En historie om foranderlighed. Evolutionsteorien i Danmark 1860-80
ResuméThe Reception of Darwin's Theory of Evolution in Denmark 1860-1880In Denmark the reception of Charles Darwin's theory of evolution by natural selection has never been completely investigated. In this article, reinvestigating the reception among Danish natural scientists 1860-80, one step in that direction has been taken. Focus has been placed on Darwinism as a scientific theory whereas Darwinism as a philosophy of life, most commonly known in Herbert Spencer's phrase »the survival of the fittest« fuelling Social-Darwinism, has not been included.The point of departure has been a historical analysis of seven important Danish natural scientists: J.J. Steenstrup (1813-97), J.T. Reinhardt (1816-82), C.F. Lütken (1827-1901), E. Warming (1841-1924), J.C. Schiödte (1815-1885), F. Meinert (1833-1912), J.E.V. Boas (1855-1935), and finally Darwin's Danish translator J.P. Jacobsen (1847-1885). With this final exception, they were all centrally placed in the 19th century world of natural history as University professors and teachers at the Danish »Den Kongelige Veterinær- og Landbohøjskole« (The Royal Veterinary and Agricultural University) and »Polyteknisk Læreanstalt« (The Technical Highschool of Denmark). Moreover, most of them were closely connected to the natural history museums, societies and journals of their time. In other words, their position towards the theory of evolution was highly influential and can be traced through their scientific writings, their teaching and their popular lectures.Danish research on the Darwin reception among natural scientists, made by P. Helveg Jespersen and Mike Robson in the 1980s, claim that the pattern of reception can be characterised as a clash between scientific approaches. That is a confrontation between an old, traditional, romantic and idealistic approach versus a new, empirical and materialistic one which eventually in the name of progress and secularization became victorious.Contrary to this, based on the present investigation of these eight individual scientists in their context, I believe that the reception of the theory of evolution in Denmark should rather be characterised as a relatively peaceful incorporation of a new scientific theory. To me there were no major clashes, neither among the scientists themselves nor between the scientists and society as such. Scientifically one could relate to the theory in a variety of ways. For instance being against it did not automatically imply that one could not teach it as Steenstrup did, or write a serious summary of one hundred pages in a popular journal as Lütken did. On the other hand, having scientifically accepted the theory did not always imply that it became part of one's teaching. Sometimes, as with Boas, it was left out from the schoolbooks for the youngest pupils. To those scientists who related Christianity to Darwin's theory the response was equally complex. To both the Christian Warming and the Atheist Jacobsen, God, for various reasons, was seen as the primus motor of Creation whereas the more humble Reinhardt left the question open for the individual to decide. None of the scientists were so governed by their romantic scientific approach that they were unable to make a critical assessment of the theory of evolution. In their critique, they were primarily concerned about the theory's lack of empirical support. This focus on the importance of empirical data suggests an element of continuity in scientific approach rather than confrontation.The scientists' presentation of the theory of evolution to students at several levels and to a relatively broad section of the Copenhagen bourgeoisie indicate that, in the beginning of the period, the theory in itself was not regarded as controversial. However, this was the case if the theory was used in the service of other more radical interests. By the end of the period the scientists distanced themselves sharply from such practice. Moreover, their audience had become predominantly students or professional colleagues. These two aspects indicate a growing professionalism in the natural sciences. Thus in retrospect, the period prior to the 1880s was more harmonious and this may have had a positive influence on the early reception of the theory of evolution in Denmark 1860-80.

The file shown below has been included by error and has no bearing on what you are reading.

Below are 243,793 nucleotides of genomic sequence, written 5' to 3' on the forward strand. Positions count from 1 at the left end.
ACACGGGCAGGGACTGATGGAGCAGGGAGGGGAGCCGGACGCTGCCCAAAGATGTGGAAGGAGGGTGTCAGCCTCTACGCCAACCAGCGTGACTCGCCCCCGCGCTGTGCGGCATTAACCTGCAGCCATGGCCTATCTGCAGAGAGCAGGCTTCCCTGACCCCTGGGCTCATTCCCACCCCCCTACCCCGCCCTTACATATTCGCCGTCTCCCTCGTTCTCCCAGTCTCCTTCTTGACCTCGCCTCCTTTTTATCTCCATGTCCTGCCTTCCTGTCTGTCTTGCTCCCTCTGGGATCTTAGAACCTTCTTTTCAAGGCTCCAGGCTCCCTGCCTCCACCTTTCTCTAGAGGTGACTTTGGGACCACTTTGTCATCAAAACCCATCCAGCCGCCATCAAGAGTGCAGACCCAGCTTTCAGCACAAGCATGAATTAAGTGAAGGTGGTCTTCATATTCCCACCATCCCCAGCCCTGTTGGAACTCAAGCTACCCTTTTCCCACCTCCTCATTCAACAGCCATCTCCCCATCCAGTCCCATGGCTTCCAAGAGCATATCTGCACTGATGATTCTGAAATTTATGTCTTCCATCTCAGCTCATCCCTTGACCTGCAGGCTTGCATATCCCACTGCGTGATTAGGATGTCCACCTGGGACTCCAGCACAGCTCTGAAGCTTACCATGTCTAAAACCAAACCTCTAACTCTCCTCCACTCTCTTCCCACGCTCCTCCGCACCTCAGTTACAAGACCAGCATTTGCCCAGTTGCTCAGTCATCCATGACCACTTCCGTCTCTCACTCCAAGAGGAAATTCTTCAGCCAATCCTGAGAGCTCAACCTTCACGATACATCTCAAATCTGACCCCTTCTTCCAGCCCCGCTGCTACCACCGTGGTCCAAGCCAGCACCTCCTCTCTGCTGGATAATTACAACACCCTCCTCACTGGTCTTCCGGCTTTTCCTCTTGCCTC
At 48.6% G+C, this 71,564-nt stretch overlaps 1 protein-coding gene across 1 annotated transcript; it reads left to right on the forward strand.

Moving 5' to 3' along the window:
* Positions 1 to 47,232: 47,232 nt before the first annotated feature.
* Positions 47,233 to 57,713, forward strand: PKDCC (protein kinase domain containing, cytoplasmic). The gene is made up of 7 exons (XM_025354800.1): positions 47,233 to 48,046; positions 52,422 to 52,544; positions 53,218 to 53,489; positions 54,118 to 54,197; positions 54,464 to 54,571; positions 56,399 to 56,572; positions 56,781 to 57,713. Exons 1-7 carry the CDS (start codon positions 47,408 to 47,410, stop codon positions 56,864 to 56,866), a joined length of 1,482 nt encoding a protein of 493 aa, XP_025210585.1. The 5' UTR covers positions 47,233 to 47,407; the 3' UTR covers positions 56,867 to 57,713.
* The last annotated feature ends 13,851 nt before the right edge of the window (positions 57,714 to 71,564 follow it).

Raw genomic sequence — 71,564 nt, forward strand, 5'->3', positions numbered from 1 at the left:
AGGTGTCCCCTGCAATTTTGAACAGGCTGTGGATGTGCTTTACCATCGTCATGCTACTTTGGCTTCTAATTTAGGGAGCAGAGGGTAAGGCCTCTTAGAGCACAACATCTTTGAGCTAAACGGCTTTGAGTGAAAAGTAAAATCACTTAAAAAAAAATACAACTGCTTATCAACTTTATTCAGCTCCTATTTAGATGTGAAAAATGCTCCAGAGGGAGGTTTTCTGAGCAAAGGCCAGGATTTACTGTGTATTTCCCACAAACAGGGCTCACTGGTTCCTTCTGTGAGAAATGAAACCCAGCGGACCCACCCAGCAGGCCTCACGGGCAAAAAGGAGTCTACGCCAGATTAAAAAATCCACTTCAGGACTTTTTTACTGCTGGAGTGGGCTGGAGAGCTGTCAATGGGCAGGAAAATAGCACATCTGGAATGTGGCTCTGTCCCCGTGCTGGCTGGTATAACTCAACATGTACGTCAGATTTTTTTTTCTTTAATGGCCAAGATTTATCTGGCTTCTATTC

Funder, H. (2013). En historie om foranderlighed. Evolutionsteorien i Danmark 1860-80. Historisk Tidsskrift, 102(2). Hentet fra https://tidsskrift.dk/historisktidsskrift/article/view/56007